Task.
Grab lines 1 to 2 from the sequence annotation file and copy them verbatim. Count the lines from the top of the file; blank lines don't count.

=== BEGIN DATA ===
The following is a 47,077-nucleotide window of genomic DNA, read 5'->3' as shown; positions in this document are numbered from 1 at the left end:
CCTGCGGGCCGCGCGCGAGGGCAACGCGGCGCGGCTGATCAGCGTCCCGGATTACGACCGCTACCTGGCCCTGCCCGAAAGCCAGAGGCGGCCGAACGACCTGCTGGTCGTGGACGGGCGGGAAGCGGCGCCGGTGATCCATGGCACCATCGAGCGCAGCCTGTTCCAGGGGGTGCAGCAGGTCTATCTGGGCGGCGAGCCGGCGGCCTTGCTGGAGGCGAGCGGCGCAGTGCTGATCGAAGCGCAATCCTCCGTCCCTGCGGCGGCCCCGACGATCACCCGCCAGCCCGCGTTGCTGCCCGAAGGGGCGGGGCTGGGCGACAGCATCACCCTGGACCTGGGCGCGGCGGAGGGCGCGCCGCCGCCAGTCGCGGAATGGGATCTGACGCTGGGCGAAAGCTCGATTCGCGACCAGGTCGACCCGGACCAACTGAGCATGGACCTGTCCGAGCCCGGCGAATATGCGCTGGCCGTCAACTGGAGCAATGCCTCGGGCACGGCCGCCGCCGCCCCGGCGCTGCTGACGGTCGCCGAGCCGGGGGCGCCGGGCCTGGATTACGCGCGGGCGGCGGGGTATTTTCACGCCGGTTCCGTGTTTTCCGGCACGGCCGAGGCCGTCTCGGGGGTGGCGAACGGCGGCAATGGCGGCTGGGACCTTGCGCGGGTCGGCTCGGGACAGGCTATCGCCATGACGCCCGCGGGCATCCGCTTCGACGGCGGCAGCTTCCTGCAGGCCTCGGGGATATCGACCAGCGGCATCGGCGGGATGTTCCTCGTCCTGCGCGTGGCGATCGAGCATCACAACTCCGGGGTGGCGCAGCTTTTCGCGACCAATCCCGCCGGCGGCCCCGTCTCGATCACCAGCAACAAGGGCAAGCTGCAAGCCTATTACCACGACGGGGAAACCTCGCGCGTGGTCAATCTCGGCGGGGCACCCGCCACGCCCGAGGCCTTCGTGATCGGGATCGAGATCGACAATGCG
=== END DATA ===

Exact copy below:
The following is a 47,077-nucleotide window of genomic DNA, read 5'->3' as shown; positions in this document are numbered from 1 at the left end:
CCTGCGGGCCGCGCGCGAGGGCAACGCGGCGCGGCTGATCAGCGTCCCGGATTACGACCGCTACCTGGCCCTGCCCGAAAGCCAGAGGCGGCCGAACGACCTGCTGGTCGTGGACGGGCGGGAAGCGGCGCCGGTGATCCATGGCACCATCGAGCGCAGCCTGTTCCAGGGGGTGCAGCAGGTCTATCTGGGCGGCGAGCCGGCGGCCTTGCTGGAGGCGAGCGGCGCAGTGCTGATCGAAGCGCAATCCTCCGTCCCTGCGGCGGCCCCGACGATCACCCGCCAGCCCGCGTTGCTGCCCGAAGGGGCGGGGCTGGGCGACAGCATCACCCTGGACCTGGGCGCGGCGGAGGGCGCGCCGCCGCCAGTCGCGGAATGGGATCTGACGCTGGGCGAAAGCTCGATTCGCGACCAGGTCGACCCGGACCAACTGAGCATGGACCTGTCCGAGCCCGGCGAATATGCGCTGGCCGTCAACTGGAGCAATGCCTCGGGCACGGCCGCCGCCGCCCCGGCGCTGCTGACGGTCGCCGAGCCGGGGGCGCCGGGCCTGGATTACGCGCGGGCGGCGGGGTATTTTCACGCCGGTTCCGTGTTTTCCGGCACGGCCGAGGCCGTCTCGGGGGTGGCGAACGGCGGCAATGGCGGCTGGGACCTTGCGCGGGTCGGCTCGGGACAGGCTATCGCCATGACGCCCGCGGGCATCCGCTTCGACGGCGGCAGCTTCCTGCAGGCCTCGGGGATATCGACCAGCGGCATCGGCGGGATGTTCCTCGTCCTGCGCGTGGCGATCGAGCATCACAACTCCGGGGTGGCGCAGCTTTTCGCGACCAATCCCGCCGGCGGCCCCGTCTCGATCACCAGCAACAAGGGCAAGCTGCAAGCCTATTACCACGACGGGGAAACCTCGCGCGTGGTCAATCTCGGCGGGGCACCCGCCACGCCCGAGGCCTTCGTGATCGGGATCGAGATCGACAATGCG